Identity theft can be a very dramatic affair. So, it’s no surprise that many of the key players in high-profile cases of this crime come across as actors. After all, to take someone else’s persona and successfully get away with the crime, a criminal needs to possess the creativity and audacity of a master performer.
Act 1: The first deception
This was definitely the case for former lifestyle magazine editor Bari Nessel. The California native was first hit with 31 criminal charges involving the identity theft of former employee Linda Foley. Nessel had hired Foley to write restaurant reviews and do a little traveling along the state’s southern coast. Having done so at other jobs, Foley willingly gave a copy of her license and Social Security card to Nessel thinking it was standard procedure.
However, instead of filing away Foley’s personal information, Nessel went on a shopping spree. She went on to destroy Foley’s credit score, opening up numerous accounts in her name and leaving thousands of dollars in debt on Foley’s credit report.
Act 2: Setting the stage for new crimes
When initially charged in 1999, the judge spared Nessel jail time in favor of probation, prompting her to pack up and move to Texas. However, Nessel had clearly not learned her lesson. In 2003, she was charged again with criminal fraud after forging fake contracts and swindling a small business out of thousands of dollars. On top of the fraud charges, Nessel was also facing a serious probation violation.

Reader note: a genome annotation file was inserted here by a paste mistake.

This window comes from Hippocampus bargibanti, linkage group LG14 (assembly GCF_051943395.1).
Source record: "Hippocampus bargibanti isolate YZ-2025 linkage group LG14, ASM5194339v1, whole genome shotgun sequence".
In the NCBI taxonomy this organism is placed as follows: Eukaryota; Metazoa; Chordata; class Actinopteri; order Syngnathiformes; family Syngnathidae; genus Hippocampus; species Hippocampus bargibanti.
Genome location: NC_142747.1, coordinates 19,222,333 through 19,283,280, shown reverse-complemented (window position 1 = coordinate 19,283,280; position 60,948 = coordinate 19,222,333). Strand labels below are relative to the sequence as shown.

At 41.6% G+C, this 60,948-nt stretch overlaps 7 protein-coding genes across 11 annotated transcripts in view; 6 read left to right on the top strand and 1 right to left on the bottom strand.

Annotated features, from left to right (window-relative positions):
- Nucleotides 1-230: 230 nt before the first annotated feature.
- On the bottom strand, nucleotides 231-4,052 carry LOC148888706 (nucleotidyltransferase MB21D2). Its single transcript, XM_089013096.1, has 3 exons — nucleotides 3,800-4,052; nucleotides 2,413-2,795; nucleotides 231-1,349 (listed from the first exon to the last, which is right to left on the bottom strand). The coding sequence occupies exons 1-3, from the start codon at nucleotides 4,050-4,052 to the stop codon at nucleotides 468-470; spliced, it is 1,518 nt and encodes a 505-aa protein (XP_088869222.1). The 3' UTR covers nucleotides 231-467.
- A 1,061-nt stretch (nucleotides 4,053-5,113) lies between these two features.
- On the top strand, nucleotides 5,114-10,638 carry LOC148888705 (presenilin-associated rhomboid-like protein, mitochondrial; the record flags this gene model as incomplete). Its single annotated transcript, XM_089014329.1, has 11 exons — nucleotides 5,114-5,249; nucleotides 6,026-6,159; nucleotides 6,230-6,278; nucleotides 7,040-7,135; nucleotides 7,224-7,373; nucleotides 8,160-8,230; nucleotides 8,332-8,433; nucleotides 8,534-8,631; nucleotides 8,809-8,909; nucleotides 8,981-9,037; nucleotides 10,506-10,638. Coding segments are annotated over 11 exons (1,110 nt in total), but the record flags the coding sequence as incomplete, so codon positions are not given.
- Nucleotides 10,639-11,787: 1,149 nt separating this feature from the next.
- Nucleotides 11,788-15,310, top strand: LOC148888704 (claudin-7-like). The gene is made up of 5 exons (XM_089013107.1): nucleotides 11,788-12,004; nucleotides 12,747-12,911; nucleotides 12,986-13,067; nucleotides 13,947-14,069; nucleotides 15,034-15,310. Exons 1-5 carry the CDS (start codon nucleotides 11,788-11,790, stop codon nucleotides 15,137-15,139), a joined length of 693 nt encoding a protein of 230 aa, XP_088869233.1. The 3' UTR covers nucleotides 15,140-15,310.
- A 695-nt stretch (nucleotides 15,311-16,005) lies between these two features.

Act 3: The grand finale
The judge was not as kind this time around, and on the last day of the trial, sentenced Nessel to three years and four months in state prison. At the trial, many members of the jury would later claim that they had witnessed master-class acting from the identity thief, who began wailing and pleading with the judge as he read her sentence. A 2004 story in the San Diego Union-Tribune described a scene where Nessel was weeping and shouting much to the shock of those present. The source reports Nessel was claiming that she wouldn’t survive the time behind bars, and eventually clutched her chest before fainting.
Medics found nothing wrong with Nessel when called to the scene, and she still got sent to prison, despite her pleas. Even though Nessel was punished for her crimes, the damage caused by her antics would still plague her victims. After she used Foley’s information to ruin her credit score, Foley explained in her statement to the court that it was now impossible for her to apply for new accounts following her run-in with Nessel.